Judge’s ruling unties
Bronster’s hands

Bishop Estate must give
the attorney general the minutes
of trustees' meetings since 1993

By Jim Witty

Circuit Judge Kevin Chang yesterday ordered Bishop Estate trustees to comply with a state subpoena and turn over all nonprivileged documents to the attorney general by week's end.

Chang will determine whether portions of Bishop Estate trustees' minutes since January 1993 should be kept from public view. Trustees have until Monday to submit any portion of the minutes they believe contain proprietary or confidential information so Chang can decide what information, if any, can be used by Attorney General Margery Bronster but kept from the public.

Retired Judge Walter Heen, a critic of the trustees, said the ruling unties Bronster's hands and should speed up the investigation.

The attorney general is investigating trustees' management of the charitable estate and allegations they've breached their fiduciary duties.

Bishop Estate filed a motion for a blanket protective order last month to prevent public disclosure of the minutes. Bronster sought an order to compel Bishop Estate to comply with the subpoena.

Both sides in the wrangling over one of several subpoenas issued by Bronster claimed victory yesterday.

Bronster lauded Chang's ruling, claiming it should add to the momentum of the investigation.

"The judge refused to grant the blanket protective order," said Bronster. "With respect to most of the documents, I think we should be getting most of them by Friday. . . . It's very important that the judge recognized that this court and not the probate court is the appropriate court to rule on these issues. This is a valid subpoena as part of a valid investigation. I think it's clear that this judge is going to allow us to conduct our investigation."

Bishop Estate attorney Bill McCorriston also praised the decision.

"I'm very happy," said McCorriston. "The judge was very conservative and circumspect. He agreed with the basic proposition that there is a category of documents that are confidential . . . It's a great day for not only Kamehameha Schools/Bishop Estate but the people of Hawaii. The courts are not moved by media lynching of trustees."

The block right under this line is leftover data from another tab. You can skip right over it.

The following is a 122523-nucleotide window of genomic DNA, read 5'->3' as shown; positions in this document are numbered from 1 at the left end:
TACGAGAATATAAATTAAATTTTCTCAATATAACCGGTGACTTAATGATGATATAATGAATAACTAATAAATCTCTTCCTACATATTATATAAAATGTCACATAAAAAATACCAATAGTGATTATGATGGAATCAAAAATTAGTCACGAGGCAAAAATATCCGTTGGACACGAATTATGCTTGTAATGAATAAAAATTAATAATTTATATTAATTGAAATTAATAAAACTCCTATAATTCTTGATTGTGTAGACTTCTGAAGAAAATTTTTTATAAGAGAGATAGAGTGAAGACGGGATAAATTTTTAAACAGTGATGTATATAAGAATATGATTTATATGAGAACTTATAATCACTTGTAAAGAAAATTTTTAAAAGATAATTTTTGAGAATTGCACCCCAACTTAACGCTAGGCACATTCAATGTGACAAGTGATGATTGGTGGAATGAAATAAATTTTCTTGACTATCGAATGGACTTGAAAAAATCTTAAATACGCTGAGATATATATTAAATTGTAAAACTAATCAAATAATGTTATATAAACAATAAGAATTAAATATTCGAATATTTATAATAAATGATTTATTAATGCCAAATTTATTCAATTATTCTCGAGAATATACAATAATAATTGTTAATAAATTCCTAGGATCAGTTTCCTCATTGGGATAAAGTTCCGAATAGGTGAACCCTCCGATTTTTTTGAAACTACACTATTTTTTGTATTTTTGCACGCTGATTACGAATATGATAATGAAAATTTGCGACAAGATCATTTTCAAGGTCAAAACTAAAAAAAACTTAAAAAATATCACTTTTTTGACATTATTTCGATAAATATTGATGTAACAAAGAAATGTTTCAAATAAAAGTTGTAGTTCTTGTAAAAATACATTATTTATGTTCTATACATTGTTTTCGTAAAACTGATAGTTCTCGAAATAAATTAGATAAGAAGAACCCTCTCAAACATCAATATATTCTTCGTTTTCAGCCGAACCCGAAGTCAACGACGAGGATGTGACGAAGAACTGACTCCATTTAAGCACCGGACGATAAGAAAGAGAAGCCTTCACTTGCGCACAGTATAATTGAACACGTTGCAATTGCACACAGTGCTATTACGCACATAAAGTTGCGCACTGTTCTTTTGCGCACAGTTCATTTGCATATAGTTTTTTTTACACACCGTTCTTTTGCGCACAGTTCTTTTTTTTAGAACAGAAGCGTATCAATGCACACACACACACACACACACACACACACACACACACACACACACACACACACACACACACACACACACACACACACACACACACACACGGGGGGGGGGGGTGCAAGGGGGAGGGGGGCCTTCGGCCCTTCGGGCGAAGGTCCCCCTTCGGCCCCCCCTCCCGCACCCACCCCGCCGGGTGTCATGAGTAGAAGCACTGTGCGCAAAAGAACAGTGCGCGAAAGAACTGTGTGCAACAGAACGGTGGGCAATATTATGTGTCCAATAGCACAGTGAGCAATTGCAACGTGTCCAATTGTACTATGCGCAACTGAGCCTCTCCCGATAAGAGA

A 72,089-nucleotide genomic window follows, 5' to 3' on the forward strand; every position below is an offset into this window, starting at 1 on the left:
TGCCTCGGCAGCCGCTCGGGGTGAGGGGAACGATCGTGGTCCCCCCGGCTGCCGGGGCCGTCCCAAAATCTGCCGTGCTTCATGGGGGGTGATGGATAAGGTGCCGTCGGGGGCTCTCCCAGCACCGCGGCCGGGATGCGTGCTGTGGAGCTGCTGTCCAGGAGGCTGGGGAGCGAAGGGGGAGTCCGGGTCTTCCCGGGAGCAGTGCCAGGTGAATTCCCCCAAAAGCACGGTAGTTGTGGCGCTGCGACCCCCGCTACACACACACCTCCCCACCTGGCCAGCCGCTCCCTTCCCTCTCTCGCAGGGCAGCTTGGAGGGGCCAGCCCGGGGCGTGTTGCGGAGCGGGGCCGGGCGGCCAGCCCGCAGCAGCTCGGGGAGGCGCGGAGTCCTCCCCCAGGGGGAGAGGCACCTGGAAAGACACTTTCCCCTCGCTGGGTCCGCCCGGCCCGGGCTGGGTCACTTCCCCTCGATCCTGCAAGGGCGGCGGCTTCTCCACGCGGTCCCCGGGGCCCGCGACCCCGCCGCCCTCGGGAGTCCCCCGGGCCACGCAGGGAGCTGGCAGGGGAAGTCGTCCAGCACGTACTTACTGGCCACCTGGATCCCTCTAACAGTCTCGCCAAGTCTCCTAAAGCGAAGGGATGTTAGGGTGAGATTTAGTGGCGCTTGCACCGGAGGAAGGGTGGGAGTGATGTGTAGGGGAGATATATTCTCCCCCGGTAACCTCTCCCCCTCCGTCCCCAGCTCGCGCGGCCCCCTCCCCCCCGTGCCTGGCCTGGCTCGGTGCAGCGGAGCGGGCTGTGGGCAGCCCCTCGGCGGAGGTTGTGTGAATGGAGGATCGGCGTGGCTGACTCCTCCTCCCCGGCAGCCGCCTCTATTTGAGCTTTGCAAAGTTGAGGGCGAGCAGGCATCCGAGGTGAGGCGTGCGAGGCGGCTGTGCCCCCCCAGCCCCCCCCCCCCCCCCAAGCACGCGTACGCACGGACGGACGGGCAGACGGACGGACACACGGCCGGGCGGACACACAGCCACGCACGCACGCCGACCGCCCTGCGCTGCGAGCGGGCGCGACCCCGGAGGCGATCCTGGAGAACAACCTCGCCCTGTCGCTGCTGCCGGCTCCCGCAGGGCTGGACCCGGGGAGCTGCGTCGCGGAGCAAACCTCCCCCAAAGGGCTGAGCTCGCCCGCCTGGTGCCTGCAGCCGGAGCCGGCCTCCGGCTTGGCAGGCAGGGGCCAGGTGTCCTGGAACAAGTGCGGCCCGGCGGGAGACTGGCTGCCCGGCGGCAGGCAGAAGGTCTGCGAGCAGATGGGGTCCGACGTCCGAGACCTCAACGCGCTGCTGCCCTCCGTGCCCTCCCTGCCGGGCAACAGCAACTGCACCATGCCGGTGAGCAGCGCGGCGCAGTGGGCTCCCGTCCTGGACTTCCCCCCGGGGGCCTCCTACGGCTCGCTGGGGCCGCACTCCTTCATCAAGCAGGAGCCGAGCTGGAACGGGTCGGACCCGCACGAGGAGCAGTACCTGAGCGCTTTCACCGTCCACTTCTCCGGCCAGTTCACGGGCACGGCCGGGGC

McCorriston reiterated that the trustees have always been willing to turn over the documents if they're subject to confidentiality guidelines. He declined to say what portion of the minutes would be submitted to Chang for review.

During the hearing, McCorriston said trustees want to protect documents dealing with personnel matters, contracts with confidentiality clauses, information about business contracts, appraisals and investment advice.

He argued that Bishop Estate should not be held to a "heightened standard" and should be granted the same protection of confidential and proprietary information that private businesses routinely receive.

He also claimed the subpoena lacks specifics.

Bronster labeled Bishop Estate motions as "a blunderbuss bunch of objections" and characterized the issue as a simple one: failure to comply with a valid subpoena.

She added that, thanks to Chang's decision, any efforts to block subpoenas in the future may be rendered moot.

Heen, a co-author of the "Broken Trust" article that sparked the investigation, predicted the investigation will now begin moving at a faster pace.

"Judge Chang has refused to tie the attorney general's hands," said Heen.

"I think it's a good day for the schools, the pupils, the parents and the administration."

Heen also praised Chang for imposing tight compliance deadlines on the trust.

Echoing his previous criticism of the media, specifically the Star-Bulletin, which published "Broken Trust," McCorriston charged that "certain members of the media have made a decision of character assassination of the trustees and the trustees' lawyers."

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